Who lives longest?

March 26, 2013

(Credit: World Life Expectancy)

Life expectancy is an average, and it fluctuates with age as the risks we face change throughout our lifetimes. Both those facts make it a frequently misunderstood statistic, The New York Times reports.

High infant-mortality rates depress the figure substantially. This can lead contemporary observers to the false conclusion that most humans died quite young, even in the not-so-distant past.

Before the Upper Paleolithic, early humans really did die young, most before their 30th birthdays. Then, during the late Stone Age, there was a significant increase in the number of people living into older adulthood.

Rachel Caspari, a paleoanthropologist at Central Michigan University, found that beginning around 30,000 years ago, during the Upper Paleolithic, there was a demographic shift : Caspari counted 20 old adults for every 10 young adults, coinciding with an explosion of cultural production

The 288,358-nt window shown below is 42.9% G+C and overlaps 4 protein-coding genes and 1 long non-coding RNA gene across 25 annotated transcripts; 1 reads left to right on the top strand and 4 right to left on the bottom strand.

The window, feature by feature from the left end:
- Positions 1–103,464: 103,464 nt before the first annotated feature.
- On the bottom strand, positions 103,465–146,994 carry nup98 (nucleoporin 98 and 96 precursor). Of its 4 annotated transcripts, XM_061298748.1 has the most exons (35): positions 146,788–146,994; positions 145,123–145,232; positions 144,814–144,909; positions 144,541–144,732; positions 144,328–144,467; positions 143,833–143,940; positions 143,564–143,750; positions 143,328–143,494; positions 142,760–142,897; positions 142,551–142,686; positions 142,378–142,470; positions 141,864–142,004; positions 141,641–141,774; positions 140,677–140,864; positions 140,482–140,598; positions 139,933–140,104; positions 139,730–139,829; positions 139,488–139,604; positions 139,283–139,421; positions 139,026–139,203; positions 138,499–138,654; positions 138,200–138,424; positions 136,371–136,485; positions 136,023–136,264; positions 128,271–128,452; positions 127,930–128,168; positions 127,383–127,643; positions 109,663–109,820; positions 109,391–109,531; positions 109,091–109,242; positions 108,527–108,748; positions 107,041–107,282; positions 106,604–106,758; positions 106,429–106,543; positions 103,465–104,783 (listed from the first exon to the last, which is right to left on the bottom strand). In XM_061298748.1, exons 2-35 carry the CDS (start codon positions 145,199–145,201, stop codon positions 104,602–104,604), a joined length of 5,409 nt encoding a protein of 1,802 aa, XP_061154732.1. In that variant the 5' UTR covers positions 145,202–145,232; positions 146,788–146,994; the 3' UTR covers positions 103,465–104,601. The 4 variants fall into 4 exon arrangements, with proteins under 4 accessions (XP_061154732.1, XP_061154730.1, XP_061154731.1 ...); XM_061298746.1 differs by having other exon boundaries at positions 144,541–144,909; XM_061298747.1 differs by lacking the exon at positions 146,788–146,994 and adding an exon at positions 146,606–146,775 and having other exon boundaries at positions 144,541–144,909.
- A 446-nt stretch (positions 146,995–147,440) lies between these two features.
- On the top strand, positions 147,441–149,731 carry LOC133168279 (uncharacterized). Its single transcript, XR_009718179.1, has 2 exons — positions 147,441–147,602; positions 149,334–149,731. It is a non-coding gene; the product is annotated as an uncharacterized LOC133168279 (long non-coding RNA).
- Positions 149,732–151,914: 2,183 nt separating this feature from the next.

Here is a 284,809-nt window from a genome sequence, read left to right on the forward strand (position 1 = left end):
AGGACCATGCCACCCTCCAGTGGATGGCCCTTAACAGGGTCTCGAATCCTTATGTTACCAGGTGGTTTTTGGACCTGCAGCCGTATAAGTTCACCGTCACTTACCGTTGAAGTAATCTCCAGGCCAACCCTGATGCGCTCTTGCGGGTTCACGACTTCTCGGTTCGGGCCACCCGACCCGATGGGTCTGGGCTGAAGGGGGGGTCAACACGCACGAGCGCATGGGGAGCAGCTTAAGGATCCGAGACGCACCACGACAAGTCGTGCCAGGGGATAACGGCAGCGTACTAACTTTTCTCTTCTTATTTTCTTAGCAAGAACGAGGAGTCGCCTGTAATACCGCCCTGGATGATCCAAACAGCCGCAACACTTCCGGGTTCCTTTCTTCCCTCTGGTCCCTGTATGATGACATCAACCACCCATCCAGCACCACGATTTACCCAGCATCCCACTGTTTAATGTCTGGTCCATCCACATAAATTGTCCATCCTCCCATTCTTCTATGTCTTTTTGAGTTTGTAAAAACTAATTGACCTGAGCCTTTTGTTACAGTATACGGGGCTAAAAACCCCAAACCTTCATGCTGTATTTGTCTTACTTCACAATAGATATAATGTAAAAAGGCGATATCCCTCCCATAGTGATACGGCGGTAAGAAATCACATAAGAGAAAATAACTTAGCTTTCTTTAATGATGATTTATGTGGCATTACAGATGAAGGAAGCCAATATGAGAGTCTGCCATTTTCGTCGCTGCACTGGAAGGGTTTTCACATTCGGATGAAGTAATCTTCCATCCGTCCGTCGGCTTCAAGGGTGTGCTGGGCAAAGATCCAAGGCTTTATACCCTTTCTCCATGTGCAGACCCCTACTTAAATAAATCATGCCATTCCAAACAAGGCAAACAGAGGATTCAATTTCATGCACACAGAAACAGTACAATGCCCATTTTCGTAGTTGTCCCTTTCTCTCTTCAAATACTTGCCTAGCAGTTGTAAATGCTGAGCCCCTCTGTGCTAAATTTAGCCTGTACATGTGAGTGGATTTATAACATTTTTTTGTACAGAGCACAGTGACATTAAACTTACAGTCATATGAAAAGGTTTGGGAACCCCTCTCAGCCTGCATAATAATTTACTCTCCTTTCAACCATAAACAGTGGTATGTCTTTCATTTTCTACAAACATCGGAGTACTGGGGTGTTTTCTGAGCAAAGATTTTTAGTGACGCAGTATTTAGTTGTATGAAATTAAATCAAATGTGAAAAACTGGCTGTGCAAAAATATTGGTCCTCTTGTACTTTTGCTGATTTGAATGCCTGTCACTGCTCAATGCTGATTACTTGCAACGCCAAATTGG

Currently, life expectancy at birth in the United States is roughly 79 years, and it’s the same at age 25, but our gains have slowed considerably.

The biggest barriers to improving life expectancy in the United States are societal issues, says Justin Denney, assistant professor of sociology at Rice University, such as growing up in a lead- and asbestos-contaminated row house or generations of chronic stress.

“Look at the countries with the highest average life expectancy,” says Denney, referring to places like Japan, Australia, Canada and, Sweden — nations that distribute their health resources more evenly. “Ultimately,” he says, “life expectancy is a measure of quality of life.”